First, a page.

Mitt Romney favorable ratings take a dive, says poll

Mitt Romney's 'favorable' rating among voters is now almost as low as Newt Gingrich's. Mitt Romney's 'electability' edge is shrinking.

(AP Photo/Charles Dharapak)
Republican presidential candidate Mitt Romney stands in front of a foreclosed home in Lehigh Acres, Fla., Jan. 24, 2012.

Earlier this week, DCDecoder wrote about the Republican establishment’s opposition to Newt Gingrich, and the widely held Beltway belief that he would be “unelectable” in a general election. The evidence repeatedly used to back this assertion up is that Gingrich has both high name recognition and high unfavorable ratings - and that it’s hard to change that kind of public image.

As we noted, one problem with this line of attack is that rank-and-file GOP voters clearly have a different view of what constitutes electability. 

And now it turns out, Gingrich’s favorability ratings aren’t actually any worse than Romney’s. According to a new ABC News/Washington Post poll out Tuesday, Mitt Romney’s unfavorable rating has skyrocketed to an all-time high of 49 percent, with his favorable rating hitting a new low of 31 percent. Those numbers are not substantially different than Gingrich’s: Newt came in at 51 percent unfavorable (a scant two points higher than Mitt) and 29 percent favorable (again, just a two point difference).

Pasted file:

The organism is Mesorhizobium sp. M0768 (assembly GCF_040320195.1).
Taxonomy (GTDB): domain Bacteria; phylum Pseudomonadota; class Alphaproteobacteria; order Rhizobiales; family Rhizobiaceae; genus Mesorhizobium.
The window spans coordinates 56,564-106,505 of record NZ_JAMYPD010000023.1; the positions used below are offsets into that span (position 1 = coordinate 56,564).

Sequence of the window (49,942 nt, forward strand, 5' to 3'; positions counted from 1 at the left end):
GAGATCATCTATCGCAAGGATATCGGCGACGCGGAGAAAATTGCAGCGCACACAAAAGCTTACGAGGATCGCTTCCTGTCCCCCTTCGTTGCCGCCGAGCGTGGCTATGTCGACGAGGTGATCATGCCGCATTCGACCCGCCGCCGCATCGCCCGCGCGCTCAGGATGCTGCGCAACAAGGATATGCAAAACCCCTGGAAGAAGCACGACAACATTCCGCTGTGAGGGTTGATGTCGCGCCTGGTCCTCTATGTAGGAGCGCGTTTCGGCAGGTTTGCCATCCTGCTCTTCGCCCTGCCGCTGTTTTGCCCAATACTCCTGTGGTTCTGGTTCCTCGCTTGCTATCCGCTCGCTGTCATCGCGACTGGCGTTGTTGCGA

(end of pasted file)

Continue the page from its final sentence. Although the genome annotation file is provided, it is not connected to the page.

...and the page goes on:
Both men are behind President Obama, who comes in at 43 percent unfavorable and 53 percent favorable.

As pollster Gary Langer notes: 

“The sharpest shifts have been among independents. Unfavorable opinions of Romney have soared by 17 points in this group since Jan. 8, to 51 percent; favorable opinions have dropped by 18 points among independents in the same period, to just 23 percent. Gingrich, for his part, has lost 11 points among independents since December, to 22 percent favorability. Obama, by contrast, gets a 51 percent favorable rating from independents.”

None of this is to say that Gingrich might or might not be a toxic general election candidate. But to call him less electable than Romney based purely on a comparison of the two men’s favorability ratings is no longer accurate.

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